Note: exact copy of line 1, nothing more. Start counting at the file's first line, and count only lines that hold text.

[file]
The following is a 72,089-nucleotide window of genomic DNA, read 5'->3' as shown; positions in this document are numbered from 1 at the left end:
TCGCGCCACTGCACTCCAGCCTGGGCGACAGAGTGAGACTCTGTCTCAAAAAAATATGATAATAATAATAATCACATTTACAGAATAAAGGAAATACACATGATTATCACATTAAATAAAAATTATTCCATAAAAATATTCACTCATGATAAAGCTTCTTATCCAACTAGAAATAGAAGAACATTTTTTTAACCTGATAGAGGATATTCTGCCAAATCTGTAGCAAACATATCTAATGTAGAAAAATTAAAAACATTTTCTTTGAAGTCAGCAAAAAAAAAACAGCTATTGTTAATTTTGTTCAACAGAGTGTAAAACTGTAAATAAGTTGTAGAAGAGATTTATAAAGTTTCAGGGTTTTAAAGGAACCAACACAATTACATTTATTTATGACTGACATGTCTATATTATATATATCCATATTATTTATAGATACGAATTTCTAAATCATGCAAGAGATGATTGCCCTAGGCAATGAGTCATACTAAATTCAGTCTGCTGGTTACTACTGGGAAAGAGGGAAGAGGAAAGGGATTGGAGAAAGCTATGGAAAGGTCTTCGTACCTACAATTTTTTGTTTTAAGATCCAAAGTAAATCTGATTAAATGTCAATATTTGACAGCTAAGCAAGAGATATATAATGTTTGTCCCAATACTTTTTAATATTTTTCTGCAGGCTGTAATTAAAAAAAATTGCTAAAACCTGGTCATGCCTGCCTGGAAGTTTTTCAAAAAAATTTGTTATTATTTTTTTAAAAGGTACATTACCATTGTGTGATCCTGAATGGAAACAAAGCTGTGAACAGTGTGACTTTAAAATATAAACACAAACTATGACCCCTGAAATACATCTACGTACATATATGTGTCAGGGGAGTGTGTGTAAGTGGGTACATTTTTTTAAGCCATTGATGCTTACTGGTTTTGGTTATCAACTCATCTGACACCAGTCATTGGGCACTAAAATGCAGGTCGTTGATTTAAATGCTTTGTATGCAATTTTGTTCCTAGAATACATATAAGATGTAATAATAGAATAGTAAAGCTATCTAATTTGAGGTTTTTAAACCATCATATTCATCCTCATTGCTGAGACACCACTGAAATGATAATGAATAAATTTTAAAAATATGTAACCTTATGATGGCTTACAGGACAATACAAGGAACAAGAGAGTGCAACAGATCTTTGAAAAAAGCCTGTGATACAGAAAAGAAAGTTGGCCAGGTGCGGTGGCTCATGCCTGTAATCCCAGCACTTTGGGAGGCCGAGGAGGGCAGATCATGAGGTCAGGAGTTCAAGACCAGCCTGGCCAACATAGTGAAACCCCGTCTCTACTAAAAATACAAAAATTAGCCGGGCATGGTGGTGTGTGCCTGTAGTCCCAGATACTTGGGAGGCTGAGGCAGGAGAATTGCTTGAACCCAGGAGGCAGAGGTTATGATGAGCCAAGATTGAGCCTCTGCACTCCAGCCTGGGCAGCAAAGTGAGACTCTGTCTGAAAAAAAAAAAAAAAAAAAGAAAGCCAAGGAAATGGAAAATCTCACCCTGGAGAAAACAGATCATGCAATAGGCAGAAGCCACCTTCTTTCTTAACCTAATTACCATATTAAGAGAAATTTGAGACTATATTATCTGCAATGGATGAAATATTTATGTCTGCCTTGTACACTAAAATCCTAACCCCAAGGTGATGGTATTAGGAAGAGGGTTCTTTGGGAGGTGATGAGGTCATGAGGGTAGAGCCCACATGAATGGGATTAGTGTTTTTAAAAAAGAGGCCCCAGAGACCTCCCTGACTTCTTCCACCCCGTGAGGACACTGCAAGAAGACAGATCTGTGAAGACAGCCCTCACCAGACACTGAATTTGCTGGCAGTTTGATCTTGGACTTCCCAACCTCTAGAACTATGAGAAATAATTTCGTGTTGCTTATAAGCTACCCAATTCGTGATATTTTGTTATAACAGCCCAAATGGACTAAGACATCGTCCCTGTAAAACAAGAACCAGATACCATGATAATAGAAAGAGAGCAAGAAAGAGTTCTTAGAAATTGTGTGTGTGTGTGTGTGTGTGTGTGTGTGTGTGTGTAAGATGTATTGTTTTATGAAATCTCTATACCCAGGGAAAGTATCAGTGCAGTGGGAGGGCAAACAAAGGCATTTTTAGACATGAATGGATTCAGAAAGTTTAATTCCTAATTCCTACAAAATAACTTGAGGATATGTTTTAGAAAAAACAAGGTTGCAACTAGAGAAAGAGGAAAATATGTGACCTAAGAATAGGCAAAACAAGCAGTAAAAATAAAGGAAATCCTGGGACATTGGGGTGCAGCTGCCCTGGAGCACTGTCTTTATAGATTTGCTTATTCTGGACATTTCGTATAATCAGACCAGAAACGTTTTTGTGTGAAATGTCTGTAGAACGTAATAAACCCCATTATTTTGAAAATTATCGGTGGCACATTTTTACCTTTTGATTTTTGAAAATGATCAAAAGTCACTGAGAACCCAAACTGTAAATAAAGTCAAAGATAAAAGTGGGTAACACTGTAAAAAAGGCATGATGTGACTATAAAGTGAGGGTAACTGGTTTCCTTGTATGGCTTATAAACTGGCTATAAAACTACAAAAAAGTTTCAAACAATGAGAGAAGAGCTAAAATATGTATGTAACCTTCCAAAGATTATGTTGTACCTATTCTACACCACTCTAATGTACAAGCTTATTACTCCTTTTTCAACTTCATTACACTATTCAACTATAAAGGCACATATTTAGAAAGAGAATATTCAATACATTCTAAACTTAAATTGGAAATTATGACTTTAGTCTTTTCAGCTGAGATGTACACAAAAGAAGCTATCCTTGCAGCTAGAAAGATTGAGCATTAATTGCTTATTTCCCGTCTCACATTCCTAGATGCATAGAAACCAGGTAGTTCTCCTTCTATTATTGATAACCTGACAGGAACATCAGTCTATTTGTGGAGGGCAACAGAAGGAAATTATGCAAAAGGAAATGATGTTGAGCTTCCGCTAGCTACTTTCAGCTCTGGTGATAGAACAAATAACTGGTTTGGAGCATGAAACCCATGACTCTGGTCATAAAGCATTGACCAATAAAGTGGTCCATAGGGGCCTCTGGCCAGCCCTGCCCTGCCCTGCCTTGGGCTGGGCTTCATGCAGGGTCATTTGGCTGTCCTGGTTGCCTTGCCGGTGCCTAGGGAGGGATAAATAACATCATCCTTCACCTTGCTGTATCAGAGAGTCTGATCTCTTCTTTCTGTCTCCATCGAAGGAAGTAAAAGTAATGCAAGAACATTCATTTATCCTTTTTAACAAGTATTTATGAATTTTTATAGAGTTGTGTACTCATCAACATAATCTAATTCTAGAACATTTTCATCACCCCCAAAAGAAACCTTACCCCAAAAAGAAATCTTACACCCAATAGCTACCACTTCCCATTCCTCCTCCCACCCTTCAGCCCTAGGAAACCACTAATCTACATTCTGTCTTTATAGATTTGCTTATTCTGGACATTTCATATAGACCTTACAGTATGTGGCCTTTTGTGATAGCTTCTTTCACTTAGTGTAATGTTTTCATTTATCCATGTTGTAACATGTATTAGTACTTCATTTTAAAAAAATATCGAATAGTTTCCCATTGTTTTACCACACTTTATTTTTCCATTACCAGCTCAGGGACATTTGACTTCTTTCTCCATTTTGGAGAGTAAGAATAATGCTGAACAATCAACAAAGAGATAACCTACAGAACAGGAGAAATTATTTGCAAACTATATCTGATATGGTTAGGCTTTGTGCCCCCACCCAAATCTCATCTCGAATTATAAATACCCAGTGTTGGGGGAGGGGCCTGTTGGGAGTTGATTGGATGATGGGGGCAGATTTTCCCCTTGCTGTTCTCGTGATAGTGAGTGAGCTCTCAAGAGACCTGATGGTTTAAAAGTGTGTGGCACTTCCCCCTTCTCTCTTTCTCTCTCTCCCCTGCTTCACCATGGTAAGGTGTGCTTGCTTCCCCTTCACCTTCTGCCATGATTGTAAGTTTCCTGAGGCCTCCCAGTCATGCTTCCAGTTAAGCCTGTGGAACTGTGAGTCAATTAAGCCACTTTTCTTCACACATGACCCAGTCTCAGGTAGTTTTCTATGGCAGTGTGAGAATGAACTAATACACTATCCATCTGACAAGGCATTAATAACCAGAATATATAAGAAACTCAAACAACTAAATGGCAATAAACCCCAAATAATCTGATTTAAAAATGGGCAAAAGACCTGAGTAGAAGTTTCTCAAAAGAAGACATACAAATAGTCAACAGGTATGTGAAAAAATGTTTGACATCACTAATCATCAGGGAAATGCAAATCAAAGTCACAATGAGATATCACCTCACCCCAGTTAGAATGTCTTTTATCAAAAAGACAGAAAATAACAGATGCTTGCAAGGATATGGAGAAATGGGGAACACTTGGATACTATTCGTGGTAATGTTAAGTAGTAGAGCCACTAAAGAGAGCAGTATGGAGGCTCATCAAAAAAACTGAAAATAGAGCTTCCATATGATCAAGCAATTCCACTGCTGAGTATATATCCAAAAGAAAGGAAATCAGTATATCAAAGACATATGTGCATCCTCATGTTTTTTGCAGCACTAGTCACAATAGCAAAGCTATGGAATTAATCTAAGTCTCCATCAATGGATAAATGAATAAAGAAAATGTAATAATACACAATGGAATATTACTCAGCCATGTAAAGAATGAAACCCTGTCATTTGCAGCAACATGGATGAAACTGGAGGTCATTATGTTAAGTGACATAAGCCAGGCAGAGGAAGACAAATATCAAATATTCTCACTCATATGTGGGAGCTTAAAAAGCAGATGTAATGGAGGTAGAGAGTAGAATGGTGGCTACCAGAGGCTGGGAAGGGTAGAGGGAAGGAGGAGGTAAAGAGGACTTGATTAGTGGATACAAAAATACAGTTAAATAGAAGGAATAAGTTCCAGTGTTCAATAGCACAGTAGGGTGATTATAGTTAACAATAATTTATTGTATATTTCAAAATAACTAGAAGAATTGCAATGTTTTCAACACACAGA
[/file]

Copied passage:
The following is a 72,089-nucleotide window of genomic DNA, read 5'->3' as shown; positions in this document are numbered from 1 at the left end: